The court confirmed that frustration of contract is not simply due to the number of years an individual has been off work but whether the disability has become permanent eliminating the possibility of a return to work within a reasonable period of time.
My employer cannot fire me because of my disability but my employer can fire me even if I am on disability, as long as it is not because of my disability.
If one of the factors in the termination of my employment was related to my disability.
My employer has a duty to accommodate me to the point of undue hardship. This may even include exploring other opportunities that are different from my original position where appropriate.
If I am never able to return to work, my contract of employment may not be able to be fulfilled and it may have become “frustrated”.
When my disability is permanent and “there is no reasonable likelihood of the employee being able to return to work within a reasonable time.
If you are on disability and your employment has been terminated, you should discuss your issues with an experienced lawyer. MK Disability Lawyers LLP are experienced lawyers dedicated exclusively to the practice of and related employment issues. One of our Partners, Leanne Goldstein, has handled numerous matters where disability and employment intersect in relation to many different employment sectors. We would be happy to provide you with a free consultation. Please contact us by calling 844-697-4600. If you have specific questions about LTD claims or employment issues related to your disability, please also contact us to schedule a free individual consultation. We also invite you to visit our website www.mkdisabilitylawyers.com.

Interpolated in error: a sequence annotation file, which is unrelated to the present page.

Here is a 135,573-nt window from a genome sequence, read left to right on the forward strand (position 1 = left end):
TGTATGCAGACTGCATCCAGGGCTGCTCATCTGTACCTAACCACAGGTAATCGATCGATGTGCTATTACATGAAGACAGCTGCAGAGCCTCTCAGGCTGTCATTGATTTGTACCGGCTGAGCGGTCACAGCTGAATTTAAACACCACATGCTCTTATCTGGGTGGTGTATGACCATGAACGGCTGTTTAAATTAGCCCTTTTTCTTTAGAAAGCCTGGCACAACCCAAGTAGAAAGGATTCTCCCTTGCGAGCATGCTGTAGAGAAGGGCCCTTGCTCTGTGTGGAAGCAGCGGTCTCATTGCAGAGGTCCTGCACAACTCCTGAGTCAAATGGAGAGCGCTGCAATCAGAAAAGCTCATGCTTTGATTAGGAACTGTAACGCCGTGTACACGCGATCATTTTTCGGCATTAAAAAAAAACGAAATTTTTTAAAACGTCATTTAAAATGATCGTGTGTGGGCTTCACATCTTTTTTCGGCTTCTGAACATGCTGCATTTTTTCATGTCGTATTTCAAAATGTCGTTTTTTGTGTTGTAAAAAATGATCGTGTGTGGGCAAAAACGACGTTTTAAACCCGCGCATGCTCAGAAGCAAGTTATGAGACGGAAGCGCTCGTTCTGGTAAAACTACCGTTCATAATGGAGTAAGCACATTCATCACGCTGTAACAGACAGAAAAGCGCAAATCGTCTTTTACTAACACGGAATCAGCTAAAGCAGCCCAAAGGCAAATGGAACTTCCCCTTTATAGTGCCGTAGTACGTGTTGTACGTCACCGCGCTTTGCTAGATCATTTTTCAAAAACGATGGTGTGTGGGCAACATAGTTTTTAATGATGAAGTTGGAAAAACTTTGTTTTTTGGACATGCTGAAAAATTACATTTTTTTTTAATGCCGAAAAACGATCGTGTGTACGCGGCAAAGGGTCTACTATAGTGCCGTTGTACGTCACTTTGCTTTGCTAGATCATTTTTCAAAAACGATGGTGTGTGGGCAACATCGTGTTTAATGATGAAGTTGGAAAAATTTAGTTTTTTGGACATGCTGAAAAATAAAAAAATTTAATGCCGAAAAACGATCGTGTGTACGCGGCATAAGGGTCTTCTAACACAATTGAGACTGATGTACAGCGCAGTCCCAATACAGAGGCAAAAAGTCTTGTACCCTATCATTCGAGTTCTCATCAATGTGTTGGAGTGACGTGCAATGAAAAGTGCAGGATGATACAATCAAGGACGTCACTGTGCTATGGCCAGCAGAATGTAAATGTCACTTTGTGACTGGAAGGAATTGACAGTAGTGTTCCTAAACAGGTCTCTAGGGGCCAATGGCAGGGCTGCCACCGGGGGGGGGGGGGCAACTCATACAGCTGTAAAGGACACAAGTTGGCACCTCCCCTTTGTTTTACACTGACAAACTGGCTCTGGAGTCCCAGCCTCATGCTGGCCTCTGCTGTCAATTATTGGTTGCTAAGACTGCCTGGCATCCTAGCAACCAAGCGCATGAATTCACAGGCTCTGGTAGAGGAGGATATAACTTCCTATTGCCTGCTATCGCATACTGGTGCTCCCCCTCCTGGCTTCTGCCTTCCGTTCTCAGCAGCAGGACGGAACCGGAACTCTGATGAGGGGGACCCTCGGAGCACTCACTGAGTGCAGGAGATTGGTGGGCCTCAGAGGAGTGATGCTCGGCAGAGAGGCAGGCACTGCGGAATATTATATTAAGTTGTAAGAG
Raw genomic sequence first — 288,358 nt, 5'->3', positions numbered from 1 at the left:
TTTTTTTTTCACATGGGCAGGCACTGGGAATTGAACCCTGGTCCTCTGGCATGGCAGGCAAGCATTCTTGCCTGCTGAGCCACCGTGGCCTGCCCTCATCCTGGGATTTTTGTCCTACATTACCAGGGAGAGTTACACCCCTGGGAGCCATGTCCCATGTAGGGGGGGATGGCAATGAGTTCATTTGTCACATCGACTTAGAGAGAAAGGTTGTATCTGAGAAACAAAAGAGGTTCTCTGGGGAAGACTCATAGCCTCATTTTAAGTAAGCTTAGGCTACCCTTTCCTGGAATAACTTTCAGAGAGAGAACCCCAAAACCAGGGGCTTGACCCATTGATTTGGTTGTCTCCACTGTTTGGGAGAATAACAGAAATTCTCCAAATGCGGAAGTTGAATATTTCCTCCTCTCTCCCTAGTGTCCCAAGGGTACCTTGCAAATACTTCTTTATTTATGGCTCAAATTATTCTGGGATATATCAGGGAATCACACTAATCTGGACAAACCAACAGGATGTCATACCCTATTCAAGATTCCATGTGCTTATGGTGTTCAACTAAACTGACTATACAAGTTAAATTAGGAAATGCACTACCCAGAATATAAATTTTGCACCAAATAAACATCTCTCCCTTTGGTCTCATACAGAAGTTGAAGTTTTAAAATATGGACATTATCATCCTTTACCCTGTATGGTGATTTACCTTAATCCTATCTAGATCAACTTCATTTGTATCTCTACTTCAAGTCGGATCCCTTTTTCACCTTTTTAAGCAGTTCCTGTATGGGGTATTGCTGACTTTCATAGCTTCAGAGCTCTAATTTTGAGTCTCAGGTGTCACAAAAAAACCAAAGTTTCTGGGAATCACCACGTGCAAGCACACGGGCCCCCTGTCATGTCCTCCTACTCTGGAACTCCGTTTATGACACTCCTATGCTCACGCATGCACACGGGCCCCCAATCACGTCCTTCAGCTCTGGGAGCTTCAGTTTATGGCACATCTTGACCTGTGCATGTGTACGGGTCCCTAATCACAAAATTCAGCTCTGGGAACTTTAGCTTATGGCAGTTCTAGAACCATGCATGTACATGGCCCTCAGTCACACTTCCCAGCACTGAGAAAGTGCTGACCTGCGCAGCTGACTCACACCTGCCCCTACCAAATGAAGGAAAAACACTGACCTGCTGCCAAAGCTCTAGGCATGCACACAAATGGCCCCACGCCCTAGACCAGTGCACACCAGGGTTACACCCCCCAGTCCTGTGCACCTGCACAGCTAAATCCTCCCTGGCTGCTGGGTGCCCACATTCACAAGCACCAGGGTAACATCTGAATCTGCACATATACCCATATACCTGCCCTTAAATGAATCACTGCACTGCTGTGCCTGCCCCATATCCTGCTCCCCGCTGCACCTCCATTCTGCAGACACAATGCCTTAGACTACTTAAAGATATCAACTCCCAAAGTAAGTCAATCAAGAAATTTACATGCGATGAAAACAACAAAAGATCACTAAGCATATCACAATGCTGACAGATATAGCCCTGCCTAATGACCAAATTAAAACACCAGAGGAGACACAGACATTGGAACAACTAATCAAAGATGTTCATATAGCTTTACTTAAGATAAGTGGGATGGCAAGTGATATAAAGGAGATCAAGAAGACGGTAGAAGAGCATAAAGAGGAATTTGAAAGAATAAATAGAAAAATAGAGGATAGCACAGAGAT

The preceding is not intended to be legal advice. This blog is made available for educational purposes only as well as to give you general information and a general understanding of the law, not to provide specific legal advice. By using this blog, you understand that there is no solicitor-client relationship between you and the blog publisher. The blog should not be used as a substitute for competent legal advice from a licensed lawyer in your jurisdiction. If your disability claim has been denied and you require legal advice, contact a lawyer specializing in disability law.